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LF: RE: 73kHz RIP

To: [email protected]
Subject: LF: RE: 73kHz RIP
From: "Andy talbot" <[email protected]>
Date: Tue, 1 Jul 2003 12:20:20 +0100
Importance: high
Reply-to: [email protected]
Sender: <[email protected]>
On Sunday I had a pre-arranged QSO with G3YGF over the grand distance of 7.2km! Julian had an NoV but had never transmitted on teh band. In 1997 with me transmitting we raised the distance (for one way) from 20 to 100km by G3YGF progressivly driving further away during the day, using audible CW. Shortly after that I started on the SLowCW route since it was obvious this was the normal limit of my transmitting system.
On Sunday, G3YGF quickly put up a loop of Litz wire of somthing like a 10m
'diameter' polygon, and resonated this feeding in 10 Watts of RF from an old
audio amplifier. I used Spectran receive this with 15dB S/N in 4 Hz, and
copied the 'MidCW' when he hand keyed at 1s dot period. Needless to say his
copy of my 100 Watts to the Tee antenna presented no problems.
Had G3YGF still been living at his original QTH where he first heard me in
April 1997 for possibly the first home statio to home station one way - this
would have completed that QSO six years later!
Andy  G4JNT

-----Original Message-----
From:   James Moritz [SMTP:[email protected]]
Sent:   2003/07/01 12:04
To:     [email protected]
Subject:        LF: 73kHz RIP

Dear LF Group,

In the last hours of the 73kHz band, I had contacts with MI0AYZ, G3AQC,
G3LDO and finally G3XDV, before watching the final QSO on the band between
G3XDV and G3LDO - very fitting to see the stations who had the first 2-way
contact on the band  also have the last.

G3XDV was also my first QSO on the band about 3 1/2 years ago in January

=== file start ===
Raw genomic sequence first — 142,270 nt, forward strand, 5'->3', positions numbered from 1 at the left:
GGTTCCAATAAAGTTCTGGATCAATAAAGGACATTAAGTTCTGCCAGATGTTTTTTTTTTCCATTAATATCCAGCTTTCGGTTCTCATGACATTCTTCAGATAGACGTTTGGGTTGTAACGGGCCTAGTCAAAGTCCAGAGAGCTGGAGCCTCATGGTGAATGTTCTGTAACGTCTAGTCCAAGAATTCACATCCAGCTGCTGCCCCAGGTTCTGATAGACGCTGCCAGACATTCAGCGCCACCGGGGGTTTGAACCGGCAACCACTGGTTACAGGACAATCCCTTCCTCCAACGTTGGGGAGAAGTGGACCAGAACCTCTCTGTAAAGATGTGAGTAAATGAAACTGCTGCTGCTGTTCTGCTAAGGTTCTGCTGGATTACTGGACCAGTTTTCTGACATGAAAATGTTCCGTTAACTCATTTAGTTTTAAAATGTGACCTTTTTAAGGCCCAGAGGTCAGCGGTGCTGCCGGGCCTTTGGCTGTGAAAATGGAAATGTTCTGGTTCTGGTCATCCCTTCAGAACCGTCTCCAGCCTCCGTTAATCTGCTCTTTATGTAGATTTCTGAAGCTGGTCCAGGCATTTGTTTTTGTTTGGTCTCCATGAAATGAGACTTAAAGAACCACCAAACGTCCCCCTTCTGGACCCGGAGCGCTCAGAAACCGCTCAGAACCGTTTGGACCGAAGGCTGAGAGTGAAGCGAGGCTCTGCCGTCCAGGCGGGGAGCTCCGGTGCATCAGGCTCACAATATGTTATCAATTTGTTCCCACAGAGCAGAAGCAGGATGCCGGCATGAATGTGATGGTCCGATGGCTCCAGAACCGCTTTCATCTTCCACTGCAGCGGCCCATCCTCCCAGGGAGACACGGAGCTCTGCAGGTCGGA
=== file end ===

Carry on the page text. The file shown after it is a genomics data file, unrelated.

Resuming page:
2000. At that time, opinion seemed to be that 73k was a bit of a dead duck
because of the QRM from Rugby, the general fearsome noise levels and
hopeless antenna efficiency, and the band at that time being due for
withdrawal in June 2000. However, looking through my log book whilst
transmitting beacon signals last night, I find my final tally was about 90
QSOs of various sorts, including 15 stations in 4 countries in 2-way 73kHz
contacts, 15 stations in 10 countries in cross-band 73k/136k contacts, one
(G3WKL) 136k/73k cross-band contact, and 3 other stations heard but not
worked on the band. I was also involved in /P operations at Puckeridge and
Porthcurno. I spent a lot of time transmitting beacon-type signals - the
most distant report was from W4DEX in 2001. 73kHz also played an important
part in my LF antenna experiments; having roughly an octave of frequency
separation from 136k was useful in looking at how antenna performance
changed with frequency. The propagation on 73k also gave tantalizing hints
that it was a different animal from 136k, but it is taking a long time to
figure 136k out, and in the end time ran out for 73k.

So, all in all, well worth the effort, and I am sad to see the band go.
Although there did not seem to be any possibility of extending amateur
operations on 73 kHz further, hopefully in the future there will be other
amateur operations down here at the bottom end of the radio spectrum, which
I look forward to.

Cheers, Jim Moritz
73 de M0BMU

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